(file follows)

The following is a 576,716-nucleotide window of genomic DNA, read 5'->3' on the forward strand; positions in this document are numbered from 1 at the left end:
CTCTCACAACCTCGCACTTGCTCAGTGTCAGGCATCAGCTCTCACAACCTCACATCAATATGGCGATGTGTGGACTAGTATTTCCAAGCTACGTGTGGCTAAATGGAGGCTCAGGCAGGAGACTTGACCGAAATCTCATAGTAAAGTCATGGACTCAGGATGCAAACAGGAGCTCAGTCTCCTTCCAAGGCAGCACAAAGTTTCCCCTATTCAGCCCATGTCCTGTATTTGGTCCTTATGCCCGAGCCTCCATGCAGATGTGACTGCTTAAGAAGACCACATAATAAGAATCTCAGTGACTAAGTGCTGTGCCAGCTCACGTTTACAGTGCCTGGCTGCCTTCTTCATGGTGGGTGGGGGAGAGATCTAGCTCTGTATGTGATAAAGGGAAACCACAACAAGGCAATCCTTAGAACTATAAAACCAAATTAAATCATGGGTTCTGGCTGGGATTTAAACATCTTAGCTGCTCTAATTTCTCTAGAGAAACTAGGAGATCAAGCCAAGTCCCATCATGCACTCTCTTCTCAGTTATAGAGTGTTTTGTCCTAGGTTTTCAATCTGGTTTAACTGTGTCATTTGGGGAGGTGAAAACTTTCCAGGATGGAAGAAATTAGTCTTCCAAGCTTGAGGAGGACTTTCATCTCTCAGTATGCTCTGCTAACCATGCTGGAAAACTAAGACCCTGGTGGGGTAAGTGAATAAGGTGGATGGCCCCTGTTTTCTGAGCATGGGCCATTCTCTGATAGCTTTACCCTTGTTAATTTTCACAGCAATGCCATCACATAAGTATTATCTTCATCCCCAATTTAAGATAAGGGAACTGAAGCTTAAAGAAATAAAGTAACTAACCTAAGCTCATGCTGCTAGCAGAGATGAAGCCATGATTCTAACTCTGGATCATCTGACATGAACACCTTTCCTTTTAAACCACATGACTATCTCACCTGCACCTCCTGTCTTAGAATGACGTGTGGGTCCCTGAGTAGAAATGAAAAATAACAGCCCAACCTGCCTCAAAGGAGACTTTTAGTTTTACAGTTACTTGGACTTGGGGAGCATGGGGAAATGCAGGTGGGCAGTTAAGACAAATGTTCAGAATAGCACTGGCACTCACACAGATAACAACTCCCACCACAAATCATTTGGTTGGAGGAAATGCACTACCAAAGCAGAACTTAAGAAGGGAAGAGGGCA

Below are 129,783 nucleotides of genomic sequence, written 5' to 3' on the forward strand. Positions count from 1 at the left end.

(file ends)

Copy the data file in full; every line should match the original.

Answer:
The following is a 576,716-nucleotide window of genomic DNA, read 5'->3' on the forward strand; positions in this document are numbered from 1 at the left end:
CTCTCACAACCTCGCACTTGCTCAGTGTCAGGCATCAGCTCTCACAACCTCACATCAATATGGCGATGTGTGGACTAGTATTTCCAAGCTACGTGTGGCTAAATGGAGGCTCAGGCAGGAGACTTGACCGAAATCTCATAGTAAAGTCATGGACTCAGGATGCAAACAGGAGCTCAGTCTCCTTCCAAGGCAGCACAAAGTTTCCCCTATTCAGCCCATGTCCTGTATTTGGTCCTTATGCCCGAGCCTCCATGCAGATGTGACTGCTTAAGAAGACCACATAATAAGAATCTCAGTGACTAAGTGCTGTGCCAGCTCACGTTTACAGTGCCTGGCTGCCTTCTTCATGGTGGGTGGGGGAGAGATCTAGCTCTGTATGTGATAAAGGGAAACCACAACAAGGCAATCCTTAGAACTATAAAACCAAATTAAATCATGGGTTCTGGCTGGGATTTAAACATCTTAGCTGCTCTAATTTCTCTAGAGAAACTAGGAGATCAAGCCAAGTCCCATCATGCACTCTCTTCTCAGTTATAGAGTGTTTTGTCCTAGGTTTTCAATCTGGTTTAACTGTGTCATTTGGGGAGGTGAAAACTTTCCAGGATGGAAGAAATTAGTCTTCCAAGCTTGAGGAGGACTTTCATCTCTCAGTATGCTCTGCTAACCATGCTGGAAAACTAAGACCCTGGTGGGGTAAGTGAATAAGGTGGATGGCCCCTGTTTTCTGAGCATGGGCCATTCTCTGATAGCTTTACCCTTGTTAATTTTCACAGCAATGCCATCACATAAGTATTATCTTCATCCCCAATTTAAGATAAGGGAACTGAAGCTTAAAGAAATAAAGTAACTAACCTAAGCTCATGCTGCTAGCAGAGATGAAGCCATGATTCTAACTCTGGATCATCTGACATGAACACCTTTCCTTTTAAACCACATGACTATCTCACCTGCACCTCCTGTCTTAGAATGACGTGTGGGTCCCTGAGTAGAAATGAAAAATAACAGCCCAACCTGCCTCAAAGGAGACTTTTAGTTTTACAGTTACTTGGACTTGGGGAGCATGGGGAAATGCAGGTGGGCAGTTAAGACAAATGTTCAGAATAGCACTGGCACTCACACAGATAACAACTCCCACCACAAATCATTTGGTTGGAGGAAATGCACTACCAAAGCAGAACTTAAGAAGGGAAGAGGGCA

Below are 129,783 nucleotides of genomic sequence, written 5' to 3' on the forward strand. Positions count from 1 at the left end.